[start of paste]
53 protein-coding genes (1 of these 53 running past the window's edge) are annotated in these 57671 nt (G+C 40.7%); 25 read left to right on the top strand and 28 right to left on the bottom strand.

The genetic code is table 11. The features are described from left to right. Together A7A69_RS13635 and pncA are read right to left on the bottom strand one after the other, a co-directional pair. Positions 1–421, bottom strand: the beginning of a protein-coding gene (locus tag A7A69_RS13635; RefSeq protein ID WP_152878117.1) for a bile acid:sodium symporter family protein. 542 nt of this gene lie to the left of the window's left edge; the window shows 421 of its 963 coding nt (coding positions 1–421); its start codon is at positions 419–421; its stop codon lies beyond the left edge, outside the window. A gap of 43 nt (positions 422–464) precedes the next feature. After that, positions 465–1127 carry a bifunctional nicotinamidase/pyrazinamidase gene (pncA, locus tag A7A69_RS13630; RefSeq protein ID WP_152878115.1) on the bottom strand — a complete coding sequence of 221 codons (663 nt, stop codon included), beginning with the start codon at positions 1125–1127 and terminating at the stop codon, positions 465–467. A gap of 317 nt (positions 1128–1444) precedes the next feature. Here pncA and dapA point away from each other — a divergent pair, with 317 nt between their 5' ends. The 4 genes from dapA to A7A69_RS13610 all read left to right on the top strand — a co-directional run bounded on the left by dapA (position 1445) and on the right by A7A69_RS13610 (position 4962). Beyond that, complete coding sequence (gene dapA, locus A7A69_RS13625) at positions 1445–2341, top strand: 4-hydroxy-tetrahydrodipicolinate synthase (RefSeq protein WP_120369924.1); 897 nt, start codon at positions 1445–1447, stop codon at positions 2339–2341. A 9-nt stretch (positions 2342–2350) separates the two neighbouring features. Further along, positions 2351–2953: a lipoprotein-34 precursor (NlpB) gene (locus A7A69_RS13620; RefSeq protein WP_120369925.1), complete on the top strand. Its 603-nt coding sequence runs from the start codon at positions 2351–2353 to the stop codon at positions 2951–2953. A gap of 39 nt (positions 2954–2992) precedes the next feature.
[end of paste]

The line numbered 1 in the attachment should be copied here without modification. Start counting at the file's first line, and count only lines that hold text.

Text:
53 protein-coding genes (1 of these 53 running past the window's edge) are annotated in these 57671 nt (G+C 40.7%); 25 read left to right on the top strand and 28 right to left on the bottom strand.